Liane M. Hewitt
Born in France to Canadian diplomats, Liane is a Ph.D. student in the History Department specializing in the history of Modern Europe from the late nineteenth through the mid-twentieth century. Her interests broadly lie at the intersection of economic and international history, while also incorporating insights from business, labor, political, legal, and consumer histories.
Liane's undergraduate thesis investigated historical alternatives to the joint-stock company (notably co-operative enterprises, including credit unions, consumer co-operatives, and producer co-operatives) in Britain and France from 1848 to 1890. Her current research continues to examine how changes in national and international corporate organization affected transformations in European society, politics, and culture from the 1890s through the 1950s. Her dissertation is particularly concerned with what contemporaries grappled with bewildered amazement as the "new industrial revolution" (Meakin, 1928) or the "new industrial system" (Levy, 1928): that is, the rise of multinational corporations, the massive concentration of industry and banking into a few hands, and the international cartel movement that swept the industrialized world beginning after the downturn of the 1880s. Liane is especially interested in tracing how, contrary to received wisdom, a popular anti-cartel movement in Europe--led by the consumer co-operative movements--created the institutional groundwork and vocabulary for post-1945 governments and the European Economic Community to delegitimize and illegalize cartel capitalism.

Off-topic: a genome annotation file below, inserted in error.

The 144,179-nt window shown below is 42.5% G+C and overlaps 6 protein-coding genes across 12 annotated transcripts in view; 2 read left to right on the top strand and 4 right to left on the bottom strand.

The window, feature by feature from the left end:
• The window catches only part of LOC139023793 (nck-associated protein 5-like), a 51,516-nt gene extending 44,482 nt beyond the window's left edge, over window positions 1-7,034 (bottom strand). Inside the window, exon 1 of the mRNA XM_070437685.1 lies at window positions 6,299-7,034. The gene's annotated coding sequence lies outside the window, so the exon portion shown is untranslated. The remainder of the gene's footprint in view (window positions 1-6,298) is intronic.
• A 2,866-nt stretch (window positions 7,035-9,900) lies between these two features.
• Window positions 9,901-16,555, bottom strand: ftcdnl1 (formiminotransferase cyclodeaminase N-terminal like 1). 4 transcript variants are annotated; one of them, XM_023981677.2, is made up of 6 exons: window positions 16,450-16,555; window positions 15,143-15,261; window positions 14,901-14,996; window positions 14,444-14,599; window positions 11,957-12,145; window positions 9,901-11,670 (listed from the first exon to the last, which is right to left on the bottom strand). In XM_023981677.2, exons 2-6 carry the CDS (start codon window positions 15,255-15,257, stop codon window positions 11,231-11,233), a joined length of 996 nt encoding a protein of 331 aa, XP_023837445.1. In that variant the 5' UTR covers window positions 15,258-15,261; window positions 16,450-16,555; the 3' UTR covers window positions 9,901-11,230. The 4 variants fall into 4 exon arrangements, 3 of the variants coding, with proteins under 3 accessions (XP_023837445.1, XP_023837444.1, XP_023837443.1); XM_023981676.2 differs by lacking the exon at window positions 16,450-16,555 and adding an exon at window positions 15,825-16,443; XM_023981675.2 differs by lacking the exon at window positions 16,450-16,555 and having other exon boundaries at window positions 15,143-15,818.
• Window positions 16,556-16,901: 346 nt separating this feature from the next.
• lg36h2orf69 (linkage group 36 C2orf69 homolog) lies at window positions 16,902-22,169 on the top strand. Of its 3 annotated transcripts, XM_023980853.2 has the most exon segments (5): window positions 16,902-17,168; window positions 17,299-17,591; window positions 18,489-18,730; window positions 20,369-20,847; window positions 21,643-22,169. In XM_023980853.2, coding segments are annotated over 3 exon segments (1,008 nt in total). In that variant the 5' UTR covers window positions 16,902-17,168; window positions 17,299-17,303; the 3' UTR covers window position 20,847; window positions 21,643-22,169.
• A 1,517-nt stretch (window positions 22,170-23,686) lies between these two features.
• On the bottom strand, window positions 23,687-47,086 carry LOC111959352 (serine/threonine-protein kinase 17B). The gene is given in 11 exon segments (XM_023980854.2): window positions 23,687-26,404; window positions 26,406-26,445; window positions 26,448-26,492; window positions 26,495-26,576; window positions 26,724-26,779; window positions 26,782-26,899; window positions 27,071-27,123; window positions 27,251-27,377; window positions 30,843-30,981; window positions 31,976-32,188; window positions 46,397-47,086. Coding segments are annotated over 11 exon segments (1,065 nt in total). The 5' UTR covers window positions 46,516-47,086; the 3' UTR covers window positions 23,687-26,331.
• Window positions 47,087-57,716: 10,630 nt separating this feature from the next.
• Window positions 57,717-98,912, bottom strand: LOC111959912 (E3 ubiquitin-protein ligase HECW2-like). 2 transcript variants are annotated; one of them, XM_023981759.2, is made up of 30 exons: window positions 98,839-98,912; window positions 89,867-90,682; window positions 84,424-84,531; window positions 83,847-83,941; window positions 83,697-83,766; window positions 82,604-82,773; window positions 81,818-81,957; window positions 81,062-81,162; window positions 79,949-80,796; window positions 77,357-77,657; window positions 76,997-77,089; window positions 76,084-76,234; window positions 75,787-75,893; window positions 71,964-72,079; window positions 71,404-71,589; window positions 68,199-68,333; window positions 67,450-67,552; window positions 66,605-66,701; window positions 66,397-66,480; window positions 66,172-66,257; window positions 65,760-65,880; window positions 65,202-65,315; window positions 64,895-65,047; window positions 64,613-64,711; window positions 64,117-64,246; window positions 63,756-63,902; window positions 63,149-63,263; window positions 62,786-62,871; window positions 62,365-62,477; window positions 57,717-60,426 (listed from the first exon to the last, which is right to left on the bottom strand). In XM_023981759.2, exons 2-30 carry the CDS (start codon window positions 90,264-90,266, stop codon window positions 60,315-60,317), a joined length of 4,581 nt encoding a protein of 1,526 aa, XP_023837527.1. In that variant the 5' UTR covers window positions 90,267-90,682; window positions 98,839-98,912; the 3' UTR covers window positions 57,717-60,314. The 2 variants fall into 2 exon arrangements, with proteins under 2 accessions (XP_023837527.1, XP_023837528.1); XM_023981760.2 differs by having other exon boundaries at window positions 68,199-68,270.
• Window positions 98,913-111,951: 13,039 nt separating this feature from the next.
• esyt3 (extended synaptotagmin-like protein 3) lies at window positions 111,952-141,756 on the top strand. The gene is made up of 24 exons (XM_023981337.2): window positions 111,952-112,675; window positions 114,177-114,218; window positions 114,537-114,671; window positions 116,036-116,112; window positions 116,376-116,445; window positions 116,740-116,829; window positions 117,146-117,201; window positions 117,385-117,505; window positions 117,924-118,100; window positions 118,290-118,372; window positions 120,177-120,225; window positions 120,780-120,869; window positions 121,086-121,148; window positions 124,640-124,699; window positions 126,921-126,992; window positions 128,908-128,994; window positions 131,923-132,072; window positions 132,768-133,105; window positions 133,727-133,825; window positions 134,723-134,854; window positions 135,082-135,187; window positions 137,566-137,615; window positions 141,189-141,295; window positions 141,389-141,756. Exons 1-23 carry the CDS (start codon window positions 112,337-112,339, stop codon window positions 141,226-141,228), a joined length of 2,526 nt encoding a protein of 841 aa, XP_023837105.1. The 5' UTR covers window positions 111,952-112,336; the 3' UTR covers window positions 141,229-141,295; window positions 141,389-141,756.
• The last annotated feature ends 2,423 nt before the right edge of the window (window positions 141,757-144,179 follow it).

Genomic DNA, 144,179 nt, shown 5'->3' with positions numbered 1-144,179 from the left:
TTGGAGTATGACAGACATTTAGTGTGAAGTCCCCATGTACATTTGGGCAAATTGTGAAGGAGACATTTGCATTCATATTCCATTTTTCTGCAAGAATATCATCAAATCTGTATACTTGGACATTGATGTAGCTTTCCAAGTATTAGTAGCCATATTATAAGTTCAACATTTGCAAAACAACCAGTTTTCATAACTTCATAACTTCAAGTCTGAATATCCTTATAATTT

As unprecedented trends toward business concentration draw significant attention and raise concerns in some quarters, Liane hopes to connect her historical work with current public policy debates on economic inequality, competition law, and the concentration of economic and political power more generally. Monopolistic organization served as the pivot for Europeans’ contestation of global capitalism in the early twentieth century, and the resolution of these struggles after 1945 produced a consensus that may now be disintegrating and in need of revitalization.